1. Reach out to new hires before their first day
Neglecting new employees after the appointment letter is issued creates a negative impression of your organization. Instead, for a successful onboarding process, take a visionary approach. Don’t wait for them to join your organization. Communicate with them in advance of their first day, through a phone call or a welcoming email.
If you set up an online onboarding portal for them, where they can access organizational information and perhaps complete their paperwork, delivers a positive, encouraging image of your organization.
2. Be welcoming
New employees are understandably a bit nervous, and want to feel at ease on their first day, so a nice welcome may do just that. You can involve all the new hire’s respective colleagues in the greeting process and perhaps provide them supplies embossed with your organization’s logo, along with a welcoming card, to create a positive first impression of your organization.
At Twitter, new employees are welcomed enthusiastically. New employees receive their email IDs upon arrival and are greeted with a t-shirt and a bottle of wine at their desk. New employees enjoy breakfast with the CEO, and their desks are placed right beside those of their teammates.
3. Create an onboarding timeline
Instead of overloading your new employees with tons of work, HR can create a proper timeline, scheduling work for their entire week. This keeps them engaged and busy and both gives them a sense of direction and signals what is expected from them, allowing them to merge with your organization far more smoothly. Successful organizations document processes and monitor their effectiveness. Make sure your program has a mechanism that tracks its effectiveness.
4. Provide help in socializing
While the current pandemic situation has suspended many in-person activities for applicants, new hires, and employees, hopefully this will soon pass. Enhancing your employee onboarding process by transforming it into a social experience generates a positive image of your organization.
New employees can find it difficult to mingle, so by introducing them to the workers and team around them, you help them feel at ease and reduce their anxiety. Plan a lunch, perhaps, with all the team members the recruit will be working with, or arrange a team-building event where the new employee can get to know their colleagues better.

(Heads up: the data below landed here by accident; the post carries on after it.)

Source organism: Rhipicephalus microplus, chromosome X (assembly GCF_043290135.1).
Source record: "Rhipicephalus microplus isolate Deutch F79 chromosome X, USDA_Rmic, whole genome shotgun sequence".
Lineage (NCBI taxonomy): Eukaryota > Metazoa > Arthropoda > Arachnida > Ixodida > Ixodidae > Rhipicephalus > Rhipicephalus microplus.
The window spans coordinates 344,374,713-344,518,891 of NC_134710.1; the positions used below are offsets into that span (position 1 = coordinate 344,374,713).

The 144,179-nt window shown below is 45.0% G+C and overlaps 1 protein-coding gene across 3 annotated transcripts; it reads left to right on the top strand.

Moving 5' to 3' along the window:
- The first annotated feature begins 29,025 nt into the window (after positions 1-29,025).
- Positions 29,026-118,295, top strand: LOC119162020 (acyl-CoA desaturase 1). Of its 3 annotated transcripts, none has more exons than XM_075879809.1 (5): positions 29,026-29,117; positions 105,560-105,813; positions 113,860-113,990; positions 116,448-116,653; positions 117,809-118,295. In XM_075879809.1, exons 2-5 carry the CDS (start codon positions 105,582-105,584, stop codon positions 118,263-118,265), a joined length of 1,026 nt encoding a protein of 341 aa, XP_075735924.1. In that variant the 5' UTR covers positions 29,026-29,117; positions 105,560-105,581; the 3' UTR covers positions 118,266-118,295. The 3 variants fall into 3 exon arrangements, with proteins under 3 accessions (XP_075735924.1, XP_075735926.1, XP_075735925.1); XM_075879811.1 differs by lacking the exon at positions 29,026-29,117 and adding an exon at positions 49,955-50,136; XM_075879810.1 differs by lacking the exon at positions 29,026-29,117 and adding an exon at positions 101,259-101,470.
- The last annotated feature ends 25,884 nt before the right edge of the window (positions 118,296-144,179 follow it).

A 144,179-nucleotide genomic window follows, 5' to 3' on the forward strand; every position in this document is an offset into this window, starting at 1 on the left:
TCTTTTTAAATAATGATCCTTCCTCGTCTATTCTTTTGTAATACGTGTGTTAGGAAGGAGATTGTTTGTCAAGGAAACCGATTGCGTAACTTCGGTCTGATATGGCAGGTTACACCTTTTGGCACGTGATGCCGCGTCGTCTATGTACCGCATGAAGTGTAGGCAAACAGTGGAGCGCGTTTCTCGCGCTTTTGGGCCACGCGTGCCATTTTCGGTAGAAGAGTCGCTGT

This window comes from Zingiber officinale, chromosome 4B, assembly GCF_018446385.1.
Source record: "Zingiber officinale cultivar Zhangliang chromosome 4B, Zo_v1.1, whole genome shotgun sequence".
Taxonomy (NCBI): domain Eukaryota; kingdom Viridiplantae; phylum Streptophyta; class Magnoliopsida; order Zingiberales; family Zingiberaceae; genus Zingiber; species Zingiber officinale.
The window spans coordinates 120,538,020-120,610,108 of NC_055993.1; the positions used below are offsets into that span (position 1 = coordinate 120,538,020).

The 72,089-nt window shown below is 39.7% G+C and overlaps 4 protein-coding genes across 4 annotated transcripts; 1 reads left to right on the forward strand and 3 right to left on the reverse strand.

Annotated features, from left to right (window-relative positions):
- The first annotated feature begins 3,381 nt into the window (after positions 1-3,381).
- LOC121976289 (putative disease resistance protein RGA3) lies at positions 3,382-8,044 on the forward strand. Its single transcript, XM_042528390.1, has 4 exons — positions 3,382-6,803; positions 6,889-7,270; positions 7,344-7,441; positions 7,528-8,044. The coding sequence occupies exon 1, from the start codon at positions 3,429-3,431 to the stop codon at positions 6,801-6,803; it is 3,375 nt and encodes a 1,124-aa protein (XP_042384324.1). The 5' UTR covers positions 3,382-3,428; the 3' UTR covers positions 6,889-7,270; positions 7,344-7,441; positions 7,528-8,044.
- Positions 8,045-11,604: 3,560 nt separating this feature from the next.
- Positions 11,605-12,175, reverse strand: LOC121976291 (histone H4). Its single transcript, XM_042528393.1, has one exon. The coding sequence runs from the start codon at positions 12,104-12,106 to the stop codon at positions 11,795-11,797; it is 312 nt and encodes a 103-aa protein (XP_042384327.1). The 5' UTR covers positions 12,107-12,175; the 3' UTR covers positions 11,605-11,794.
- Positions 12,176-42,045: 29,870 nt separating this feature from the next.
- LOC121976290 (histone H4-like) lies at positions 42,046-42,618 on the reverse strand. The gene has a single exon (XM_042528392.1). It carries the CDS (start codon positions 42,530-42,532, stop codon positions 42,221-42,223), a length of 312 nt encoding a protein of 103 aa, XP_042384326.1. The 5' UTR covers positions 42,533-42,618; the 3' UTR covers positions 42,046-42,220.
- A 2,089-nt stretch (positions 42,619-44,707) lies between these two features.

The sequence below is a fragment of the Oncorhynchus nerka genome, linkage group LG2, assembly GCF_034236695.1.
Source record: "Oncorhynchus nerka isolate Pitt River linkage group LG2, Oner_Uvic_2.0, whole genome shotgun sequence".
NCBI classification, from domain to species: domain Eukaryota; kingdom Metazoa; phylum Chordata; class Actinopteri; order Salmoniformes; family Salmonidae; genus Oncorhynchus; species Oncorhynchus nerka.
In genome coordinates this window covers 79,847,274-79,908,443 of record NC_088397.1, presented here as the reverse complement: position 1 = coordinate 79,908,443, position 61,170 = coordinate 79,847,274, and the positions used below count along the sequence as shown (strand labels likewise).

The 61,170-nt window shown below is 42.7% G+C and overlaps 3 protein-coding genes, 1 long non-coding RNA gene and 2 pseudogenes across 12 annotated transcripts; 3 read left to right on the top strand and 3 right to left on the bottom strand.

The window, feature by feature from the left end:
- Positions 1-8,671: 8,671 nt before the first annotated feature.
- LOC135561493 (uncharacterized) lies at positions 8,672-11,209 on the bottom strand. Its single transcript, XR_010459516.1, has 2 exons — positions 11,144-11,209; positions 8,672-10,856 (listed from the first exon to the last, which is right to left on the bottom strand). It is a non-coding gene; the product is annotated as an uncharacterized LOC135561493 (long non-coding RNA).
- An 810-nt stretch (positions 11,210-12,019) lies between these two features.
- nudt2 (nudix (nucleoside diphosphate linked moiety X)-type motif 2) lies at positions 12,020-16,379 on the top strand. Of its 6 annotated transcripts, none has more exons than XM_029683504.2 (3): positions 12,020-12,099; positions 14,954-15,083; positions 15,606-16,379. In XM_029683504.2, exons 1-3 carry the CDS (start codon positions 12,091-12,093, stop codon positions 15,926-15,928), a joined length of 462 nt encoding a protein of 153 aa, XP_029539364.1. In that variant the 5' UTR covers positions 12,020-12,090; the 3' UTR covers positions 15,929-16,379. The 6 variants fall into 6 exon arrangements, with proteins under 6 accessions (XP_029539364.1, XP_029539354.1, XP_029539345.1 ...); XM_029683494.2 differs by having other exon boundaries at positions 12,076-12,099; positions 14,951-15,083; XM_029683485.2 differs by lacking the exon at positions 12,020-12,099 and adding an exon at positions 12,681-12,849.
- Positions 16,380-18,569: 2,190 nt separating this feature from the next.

5. Set clear goals
Another strategy to improve your onboarding process is to map out realistic goals for your new employees.
According to Global HR Research (GHRR):
“The number one thing your new hire will be interested in when they onboard will be learning about their role and what will make them successful.”
By outlining short- and long-term career goals for employees, you give them a clear overview of what is expected from them and what milestones they must achieve. This is also an effective way for HR managers to discern the strength and weaknesses of new employees.
6. Solicit employee feedback
By keeping all means of communication open in your onboarding process, you encourage new employees to furnish valuable suggestions and point out potential areas for improvement. A good way to achieve positive reviews from new hires is to send them a confidential survey asking them to provide an anonymous review of the organization’s onboarding process.
Selecting the Right Tools for Your Onboarding Process
To make your onboarding strategy more impressive, you can use employee onboarding software to ease things for you and your recruiting team.
Here is a quick review of some onboarding tools that can contribute to your effective onboarding process.
- Origanimi: Create organization charts and internal structure of your organization to help new employees learn its hierarchy.
- KissFlow: An easy-to-customize onboarding tool to help HR create impressive presentations and visual representations. The real-time dashboard enables your HR team to keep a close eye on the onboarding process.
- Bamboo HR: Best for small organizations, this is a cloud-based HR tool, a complete software package for managing your onboarding operations, including ATS, onboarding apps, time-off management, advanced reporting functionality, and much more. Easy to use, consistent software to smooth your onboarding activities.
So, now you know all about onboarding new employees with excellence. Make use of our employee onboarding tips and see your organization prosper through improved productivity.
In His Name HR helps organizations build high-performance human resource programs. E-mail us here.
Mark A. Griffin is President and Founder of In His Name HR LLC. Connect with him on LinkedIn and Twitter.